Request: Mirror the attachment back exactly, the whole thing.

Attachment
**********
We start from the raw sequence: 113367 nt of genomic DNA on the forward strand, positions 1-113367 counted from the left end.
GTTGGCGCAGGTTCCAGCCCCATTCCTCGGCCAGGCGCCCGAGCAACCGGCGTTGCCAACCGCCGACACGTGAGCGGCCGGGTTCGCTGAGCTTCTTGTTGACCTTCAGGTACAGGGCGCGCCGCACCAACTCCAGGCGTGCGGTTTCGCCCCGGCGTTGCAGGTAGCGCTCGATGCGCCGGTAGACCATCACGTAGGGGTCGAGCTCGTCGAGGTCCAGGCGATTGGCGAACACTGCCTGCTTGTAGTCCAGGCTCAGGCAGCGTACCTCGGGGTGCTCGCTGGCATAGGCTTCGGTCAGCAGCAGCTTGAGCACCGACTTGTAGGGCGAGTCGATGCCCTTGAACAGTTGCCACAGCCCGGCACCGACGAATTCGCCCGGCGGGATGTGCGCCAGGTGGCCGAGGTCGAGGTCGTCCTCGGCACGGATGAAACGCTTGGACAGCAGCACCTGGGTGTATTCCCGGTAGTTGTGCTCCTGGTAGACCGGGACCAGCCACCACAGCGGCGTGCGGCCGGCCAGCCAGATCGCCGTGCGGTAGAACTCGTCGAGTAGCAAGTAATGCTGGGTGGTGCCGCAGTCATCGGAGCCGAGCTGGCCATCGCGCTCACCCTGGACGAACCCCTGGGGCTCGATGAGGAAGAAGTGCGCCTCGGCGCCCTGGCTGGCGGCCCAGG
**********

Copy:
We start from the raw sequence: 113367 nt of genomic DNA on the forward strand, positions 1-113367 counted from the left end.
GTTGGCGCAGGTTCCAGCCCCATTCCTCGGCCAGGCGCCCGAGCAACCGGCGTTGCCAACCGCCGACACGTGAGCGGCCGGGTTCGCTGAGCTTCTTGTTGACCTTCAGGTACAGGGCGCGCCGCACCAACTCCAGGCGTGCGGTTTCGCCCCGGCGTTGCAGGTAGCGCTCGATGCGCCGGTAGACCATCACGTAGGGGTCGAGCTCGTCGAGGTCCAGGCGATTGGCGAACACTGCCTGCTTGTAGTCCAGGCTCAGGCAGCGTACCTCGGGGTGCTCGCTGGCATAGGCTTCGGTCAGCAGCAGCTTGAGCACCGACTTGTAGGGCGAGTCGATGCCCTTGAACAGTTGCCACAGCCCGGCACCGACGAATTCGCCCGGCGGGATGTGCGCCAGGTGGCCGAGGTCGAGGTCGTCCTCGGCACGGATGAAACGCTTGGACAGCAGCACCTGGGTGTATTCCCGGTAGTTGTGCTCCTGGTAGACCGGGACCAGCCACCACAGCGGCGTGCGGCCGGCCAGCCAGATCGCCGTGCGGTAGAACTCGTCGAGTAGCAAGTAATGCTGGGTGGTGCCGCAGTCATCGGAGCCGAGCTGGCCATCGCGCTCACCCTGGACGAACCCCTGGGGCTCGATGAGGAAGAAGTGCGCCTCGGCGCCCTGGCTGGCGGCCCAGG